3. Health & Well Being Medical Certificates Initial issue – ECG, Audiogram, Opthamology exam, blood and urine test Class 1 (Valid 12 months) Required to exercise the privileges of an ATPL, CPL, flight engineer Renewals thereafter may include: ECG (25th, 30th, 32nd, 34th, 36th, 38th and 40th birthdays, then annually) Audiograms and lipids/blood glucose (after the 25th birthday then every fifth birthday) Ophthalmologist (60 th birthday and then two-yearly intervals) Class 2 (Valid 4yrs if age 40) Required to exercise the privileges of an SPL, PPL, FROL Class 3 (Valid 2 years) Required to exercise the privileges of an ATC
3. Health & Well Being I.M.S.A.F.E. Handout Should I Have Flown CASR 67.265 Illness Certain illnesses should never be taken into the air. Physical impairments, heart attacks, strokes, diabetes, kidney stones, ulcers, colds & ear infections, stress/ anxiety, headaches, nausea. Would you fly a sick aeroplane? Medication What are you masking? Prescribed drugs require DAME certification. Even over the counter drugs are on the banned substance list (e.g. codeine) DO NOT FLY unless a DAME has authorised you
3. Health & Well Being I.M.S.A.F.E. Stress A reasonable level stress is normal, e.g. a looming exam or assignment Deal with your stress by prioritising workload and breaking tasks down into smaller, more achievable goals Cognitive Symptoms Emotional Symptoms Memory problems Inability to concentrate Poor judgment Seeing only the negative Anxious or racing thoughts Constant worrying Moodiness Irritability or short temper Agitation, inability to relax Feeling overwhelmed Sense of loneliness and isolation Depression or general unhappiness Physical SymptomsBehavioural Symptoms Aches and pains Diarrhoa or constipation Nausea, dizziness Chest pain, rapid heartbeat Loss of sex drive Frequent colds Eating more or less Sleeping too much or too little Isolating yourself from others Procrastinating or neglecting responsibilities Using alcohol, cigarettes, or drugs to relax Nervous habits (e.g. nail biting, pacing) Stress Warning Signs & Symptoms Alcohol 0.02% BAC, 8 hours before aviation sensitive activities Alcohol is a depressant and can become a dependence Hangover effects can last up to 72 hours
3. Health & Well Being I.M.S.A.F.E. Fatigue Similar effects to alcohol – reduced concentration and reaction time Chronic fatigue needs to be addressed at the underlying problem High cockpit workload can be fatiguing – ensure sufficient sleep and bring snacks and water! Eat & Drink Avoid Hypohydration - On longer flights, (especially high altitudes, hot days) your body can lose a lot of water. Water is required to dissolve nutrients, carry waste products, lubricate joints and regulate temperature. Avoid diuretics, KEEP HYDRATED! Avoid Hypoglycemia - In high workload flights, your mental energy level can exceed your glucose supply. When supply of glucose to the brain, you become impaired. Consider low GI snacks.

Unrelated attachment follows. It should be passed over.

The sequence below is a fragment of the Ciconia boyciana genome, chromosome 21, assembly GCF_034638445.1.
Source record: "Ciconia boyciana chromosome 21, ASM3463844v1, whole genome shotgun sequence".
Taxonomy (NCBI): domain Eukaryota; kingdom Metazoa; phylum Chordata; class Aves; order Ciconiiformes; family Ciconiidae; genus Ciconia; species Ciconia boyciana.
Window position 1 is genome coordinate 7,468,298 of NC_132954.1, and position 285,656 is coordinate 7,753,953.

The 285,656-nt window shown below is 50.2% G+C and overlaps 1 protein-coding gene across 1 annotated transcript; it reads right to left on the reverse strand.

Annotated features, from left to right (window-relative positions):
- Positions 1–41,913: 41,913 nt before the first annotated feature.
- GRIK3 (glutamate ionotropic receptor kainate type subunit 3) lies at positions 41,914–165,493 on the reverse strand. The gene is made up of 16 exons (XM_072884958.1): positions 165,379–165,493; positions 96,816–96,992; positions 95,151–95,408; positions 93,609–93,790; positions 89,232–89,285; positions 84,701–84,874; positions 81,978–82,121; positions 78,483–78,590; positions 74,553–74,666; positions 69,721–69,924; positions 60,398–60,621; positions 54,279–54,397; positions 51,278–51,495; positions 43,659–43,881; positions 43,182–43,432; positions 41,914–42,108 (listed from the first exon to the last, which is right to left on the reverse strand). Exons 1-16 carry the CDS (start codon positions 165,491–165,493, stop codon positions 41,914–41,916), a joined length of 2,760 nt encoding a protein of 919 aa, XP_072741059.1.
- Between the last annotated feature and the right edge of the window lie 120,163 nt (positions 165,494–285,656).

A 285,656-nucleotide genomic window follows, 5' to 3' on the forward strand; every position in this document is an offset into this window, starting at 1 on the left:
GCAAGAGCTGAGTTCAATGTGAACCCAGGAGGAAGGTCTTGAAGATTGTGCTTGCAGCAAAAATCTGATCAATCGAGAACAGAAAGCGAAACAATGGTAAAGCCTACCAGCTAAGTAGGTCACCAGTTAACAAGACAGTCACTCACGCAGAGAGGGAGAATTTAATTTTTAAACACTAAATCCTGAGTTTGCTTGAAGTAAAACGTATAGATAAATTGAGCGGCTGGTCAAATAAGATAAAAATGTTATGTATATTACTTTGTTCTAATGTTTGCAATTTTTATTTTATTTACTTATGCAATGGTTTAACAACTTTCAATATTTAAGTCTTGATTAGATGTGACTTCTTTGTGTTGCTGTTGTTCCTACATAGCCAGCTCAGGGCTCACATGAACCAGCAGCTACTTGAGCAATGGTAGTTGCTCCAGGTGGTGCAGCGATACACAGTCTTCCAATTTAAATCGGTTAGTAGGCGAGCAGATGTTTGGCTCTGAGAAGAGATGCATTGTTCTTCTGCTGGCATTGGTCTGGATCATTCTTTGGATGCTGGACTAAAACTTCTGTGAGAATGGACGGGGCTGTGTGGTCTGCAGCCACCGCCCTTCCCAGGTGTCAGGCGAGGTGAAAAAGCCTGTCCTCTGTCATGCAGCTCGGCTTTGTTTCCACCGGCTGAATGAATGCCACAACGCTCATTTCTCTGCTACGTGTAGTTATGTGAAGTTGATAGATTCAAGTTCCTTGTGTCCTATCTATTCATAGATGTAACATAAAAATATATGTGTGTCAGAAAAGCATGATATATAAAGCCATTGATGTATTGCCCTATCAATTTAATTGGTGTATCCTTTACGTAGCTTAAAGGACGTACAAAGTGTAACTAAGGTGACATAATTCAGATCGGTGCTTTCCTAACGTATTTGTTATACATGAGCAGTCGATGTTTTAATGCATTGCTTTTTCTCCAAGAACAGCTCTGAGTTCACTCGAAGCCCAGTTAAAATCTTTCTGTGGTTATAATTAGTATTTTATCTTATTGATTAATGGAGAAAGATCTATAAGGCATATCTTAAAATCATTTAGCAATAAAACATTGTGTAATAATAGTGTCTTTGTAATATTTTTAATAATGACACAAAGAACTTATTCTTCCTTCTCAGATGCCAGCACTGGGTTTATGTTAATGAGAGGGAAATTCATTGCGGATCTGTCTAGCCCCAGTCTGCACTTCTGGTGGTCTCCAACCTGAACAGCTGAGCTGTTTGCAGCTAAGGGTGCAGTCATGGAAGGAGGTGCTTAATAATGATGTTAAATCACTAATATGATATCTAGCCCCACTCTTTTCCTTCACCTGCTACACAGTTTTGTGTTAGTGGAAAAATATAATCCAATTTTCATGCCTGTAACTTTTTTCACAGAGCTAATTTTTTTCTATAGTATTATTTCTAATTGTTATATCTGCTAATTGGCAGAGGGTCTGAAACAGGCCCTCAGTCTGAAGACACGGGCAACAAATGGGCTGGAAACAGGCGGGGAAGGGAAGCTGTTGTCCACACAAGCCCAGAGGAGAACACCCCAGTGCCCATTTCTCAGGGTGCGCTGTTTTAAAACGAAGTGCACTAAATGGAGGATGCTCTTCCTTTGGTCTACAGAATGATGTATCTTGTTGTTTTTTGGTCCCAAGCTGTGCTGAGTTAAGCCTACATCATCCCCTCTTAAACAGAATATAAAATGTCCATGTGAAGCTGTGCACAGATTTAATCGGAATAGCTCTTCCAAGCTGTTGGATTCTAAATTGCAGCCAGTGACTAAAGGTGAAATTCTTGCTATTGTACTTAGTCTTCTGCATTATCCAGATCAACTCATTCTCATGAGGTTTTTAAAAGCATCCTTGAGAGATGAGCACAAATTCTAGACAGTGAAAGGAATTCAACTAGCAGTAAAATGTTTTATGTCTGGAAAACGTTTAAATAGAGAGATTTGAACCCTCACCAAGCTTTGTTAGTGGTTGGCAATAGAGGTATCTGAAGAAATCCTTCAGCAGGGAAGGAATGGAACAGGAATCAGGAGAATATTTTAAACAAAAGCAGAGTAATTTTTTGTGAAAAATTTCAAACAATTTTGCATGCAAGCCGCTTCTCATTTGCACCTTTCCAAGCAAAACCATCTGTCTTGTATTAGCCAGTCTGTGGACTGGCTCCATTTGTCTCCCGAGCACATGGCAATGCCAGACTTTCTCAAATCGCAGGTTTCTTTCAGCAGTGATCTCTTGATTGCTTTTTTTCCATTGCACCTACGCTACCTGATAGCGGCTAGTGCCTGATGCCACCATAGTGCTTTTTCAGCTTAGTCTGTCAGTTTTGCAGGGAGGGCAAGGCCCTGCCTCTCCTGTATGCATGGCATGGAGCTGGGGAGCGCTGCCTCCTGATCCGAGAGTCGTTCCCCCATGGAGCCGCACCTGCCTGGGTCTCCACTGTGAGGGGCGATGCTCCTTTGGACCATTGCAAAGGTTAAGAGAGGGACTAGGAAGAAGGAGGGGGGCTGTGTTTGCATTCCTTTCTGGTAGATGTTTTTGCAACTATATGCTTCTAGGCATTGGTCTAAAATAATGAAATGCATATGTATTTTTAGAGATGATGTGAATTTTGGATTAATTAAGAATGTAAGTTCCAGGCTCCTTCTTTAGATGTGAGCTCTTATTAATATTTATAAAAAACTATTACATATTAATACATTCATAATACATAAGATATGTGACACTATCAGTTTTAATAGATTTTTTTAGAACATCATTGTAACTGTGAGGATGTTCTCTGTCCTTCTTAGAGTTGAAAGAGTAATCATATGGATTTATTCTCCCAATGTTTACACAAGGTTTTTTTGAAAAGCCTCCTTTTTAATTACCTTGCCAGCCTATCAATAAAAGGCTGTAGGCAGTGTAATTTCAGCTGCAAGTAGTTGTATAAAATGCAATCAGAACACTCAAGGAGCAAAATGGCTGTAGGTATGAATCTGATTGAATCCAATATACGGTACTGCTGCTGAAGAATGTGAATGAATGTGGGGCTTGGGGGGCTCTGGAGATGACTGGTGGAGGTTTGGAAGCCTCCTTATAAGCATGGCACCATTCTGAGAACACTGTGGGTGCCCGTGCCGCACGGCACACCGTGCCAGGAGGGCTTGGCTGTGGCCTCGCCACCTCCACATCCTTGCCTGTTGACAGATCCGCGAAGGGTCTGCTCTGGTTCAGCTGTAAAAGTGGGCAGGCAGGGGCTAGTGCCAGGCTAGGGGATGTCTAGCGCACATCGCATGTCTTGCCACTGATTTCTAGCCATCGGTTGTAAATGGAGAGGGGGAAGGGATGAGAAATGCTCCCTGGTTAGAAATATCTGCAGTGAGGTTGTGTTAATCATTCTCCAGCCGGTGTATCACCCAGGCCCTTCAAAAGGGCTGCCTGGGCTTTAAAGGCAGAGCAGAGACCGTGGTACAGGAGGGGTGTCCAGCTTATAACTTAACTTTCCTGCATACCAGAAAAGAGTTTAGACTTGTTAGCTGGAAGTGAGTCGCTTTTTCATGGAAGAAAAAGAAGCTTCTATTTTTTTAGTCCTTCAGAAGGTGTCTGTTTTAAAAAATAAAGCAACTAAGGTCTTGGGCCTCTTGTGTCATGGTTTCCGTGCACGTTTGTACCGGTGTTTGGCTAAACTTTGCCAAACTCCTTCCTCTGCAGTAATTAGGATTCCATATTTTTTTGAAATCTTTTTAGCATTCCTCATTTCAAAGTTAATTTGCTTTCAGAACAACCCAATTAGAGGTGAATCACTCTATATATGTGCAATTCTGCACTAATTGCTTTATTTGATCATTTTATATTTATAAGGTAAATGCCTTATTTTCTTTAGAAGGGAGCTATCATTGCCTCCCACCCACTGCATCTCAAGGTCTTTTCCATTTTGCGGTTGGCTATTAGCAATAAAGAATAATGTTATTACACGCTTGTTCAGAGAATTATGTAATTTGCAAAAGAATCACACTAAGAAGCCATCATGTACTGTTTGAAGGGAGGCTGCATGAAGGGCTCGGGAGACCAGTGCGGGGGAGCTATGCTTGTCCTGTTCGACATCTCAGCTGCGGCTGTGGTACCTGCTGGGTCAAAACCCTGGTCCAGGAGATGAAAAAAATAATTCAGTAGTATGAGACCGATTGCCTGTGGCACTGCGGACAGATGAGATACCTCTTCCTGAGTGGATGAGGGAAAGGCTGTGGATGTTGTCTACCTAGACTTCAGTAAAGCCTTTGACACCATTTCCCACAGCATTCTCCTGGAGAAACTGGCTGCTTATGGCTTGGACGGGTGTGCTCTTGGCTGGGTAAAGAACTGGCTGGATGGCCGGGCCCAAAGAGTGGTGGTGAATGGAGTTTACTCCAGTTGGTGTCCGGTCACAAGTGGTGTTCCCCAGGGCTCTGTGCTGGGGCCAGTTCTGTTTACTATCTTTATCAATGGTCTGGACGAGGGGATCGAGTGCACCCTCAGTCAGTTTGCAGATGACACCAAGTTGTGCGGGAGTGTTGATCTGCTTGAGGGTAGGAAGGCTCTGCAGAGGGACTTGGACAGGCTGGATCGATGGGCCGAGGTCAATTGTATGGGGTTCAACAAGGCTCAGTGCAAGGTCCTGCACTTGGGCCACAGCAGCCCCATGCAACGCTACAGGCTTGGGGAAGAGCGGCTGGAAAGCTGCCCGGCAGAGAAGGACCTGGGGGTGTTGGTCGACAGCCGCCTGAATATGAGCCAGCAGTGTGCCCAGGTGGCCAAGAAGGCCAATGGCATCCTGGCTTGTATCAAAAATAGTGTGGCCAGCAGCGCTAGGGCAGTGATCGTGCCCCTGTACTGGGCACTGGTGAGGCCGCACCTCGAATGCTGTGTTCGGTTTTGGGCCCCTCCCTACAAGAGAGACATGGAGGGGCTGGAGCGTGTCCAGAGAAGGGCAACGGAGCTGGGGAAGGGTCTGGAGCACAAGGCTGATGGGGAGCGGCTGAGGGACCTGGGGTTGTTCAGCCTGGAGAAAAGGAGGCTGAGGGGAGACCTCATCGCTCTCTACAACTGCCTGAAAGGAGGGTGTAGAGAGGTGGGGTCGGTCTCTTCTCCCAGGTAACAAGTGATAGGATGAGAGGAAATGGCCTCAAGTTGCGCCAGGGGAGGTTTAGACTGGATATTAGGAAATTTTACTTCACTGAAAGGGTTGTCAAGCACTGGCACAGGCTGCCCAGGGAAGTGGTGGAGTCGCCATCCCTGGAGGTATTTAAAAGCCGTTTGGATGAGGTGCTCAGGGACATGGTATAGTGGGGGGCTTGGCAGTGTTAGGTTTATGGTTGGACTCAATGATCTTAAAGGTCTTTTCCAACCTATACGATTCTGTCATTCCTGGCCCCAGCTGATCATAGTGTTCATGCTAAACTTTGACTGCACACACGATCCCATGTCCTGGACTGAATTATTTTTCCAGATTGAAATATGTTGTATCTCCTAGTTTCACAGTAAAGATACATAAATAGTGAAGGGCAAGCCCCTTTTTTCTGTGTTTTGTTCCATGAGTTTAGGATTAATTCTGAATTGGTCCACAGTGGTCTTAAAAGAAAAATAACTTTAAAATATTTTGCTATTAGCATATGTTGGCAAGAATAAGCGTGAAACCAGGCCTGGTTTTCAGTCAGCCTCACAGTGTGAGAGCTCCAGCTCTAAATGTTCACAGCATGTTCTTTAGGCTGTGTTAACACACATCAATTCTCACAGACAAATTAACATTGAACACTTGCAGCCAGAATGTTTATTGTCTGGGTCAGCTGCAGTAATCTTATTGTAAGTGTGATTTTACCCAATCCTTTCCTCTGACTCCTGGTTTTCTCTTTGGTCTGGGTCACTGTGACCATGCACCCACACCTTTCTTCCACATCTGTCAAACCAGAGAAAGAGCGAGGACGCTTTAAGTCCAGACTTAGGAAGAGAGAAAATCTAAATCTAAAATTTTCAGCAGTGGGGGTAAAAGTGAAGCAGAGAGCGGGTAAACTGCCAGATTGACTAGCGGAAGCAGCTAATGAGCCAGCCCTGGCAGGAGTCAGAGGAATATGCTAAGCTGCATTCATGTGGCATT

3. Health & Well Being Tips for keeping fit Keep hydrated with 1-2L of water per day Eat a substantial breakfast and consider smaller wholesome snacks throughout the day Exercise daily consisting of aerobic (cardio) exercises and strengthening of muscles. Always opt for the stairs instead of lift/escalator and consider walking to or even parking a little further away from your destination. Exercise should be enjoyed! Ensure 6-8 hours of sleep per night Dont smoke Limit alcohol to 21-28 standards per week (men) or 14-20 (women) Monitor calorific content and limit foods high in fat (especially saturated fats) Eat fish twice a week, or introduce fish oil supplements into your diet
3. Health & Well Being Drugs Never take non-prescribed drugs. If you think drugs are necessary, see your DAME Questionable Prescription Drugs (see your DAME) Antihistamines: Hayfever & allergy (may cause drowsiness) Decongestants: Blocked nose/hayfever (may cause drowsiness) Analgesics: Pain relief (may cause nausea and/or hypertension Antacids: Relief from reflux/heartburn (generally safe) Antimalerial: To stave off malerial infection (may cause vertigo) Anti-diarrhoa: Relief from diarrhoea. Must be free of opiods. (Dehydrating and debilitating)
3. Health & Well Being Illicit Drugs Cannibis (THC) Detrimental effect on situational awareness and management of aeroplane states Effects can last up to 24 hours however THC remains detectable in the urine for up to 20 days (one off) or 90 days (heavy use) Amphetamine (speed, ecstasy) Stimulate CNS to increase focus and maintain wakefulness, however the affect on serotonin re-uptake and norepinephrine system can cause psychoses, especially schizophrenia. Certain medications (especially those used in ADHD & narcolepsy metabolise into amphetamines (Benzedrine, Vyvanse) Side effects also include hyperactivity, headache, blurred vision, dizziness, twitching, numbness, palpitations, arrhythmias, convulsions. Enough said!
3. Health & Well Being Illicit Drugs Opiates Commonly morphine and heroin, however many medications metabolise to opiates (codeine, oxycodone, poppy seeds) Side effects include sedation, psychomotor impairment, respiratory depression, constipation, euphoria. Opioids also tend to be dangerously addictive Cocaine Derived from the coca plant, common effects include feelings of euphoria and invincibility, increased energy and apparent pace, anxiety, agitation, paranoia, aggressive and unpredictable behaviour, hypertension. Higher doses can lead to nausea, tremors, chest pain, kidney failure, seizures, brain haemorrhage and death. Also highly addictive (so Im told…)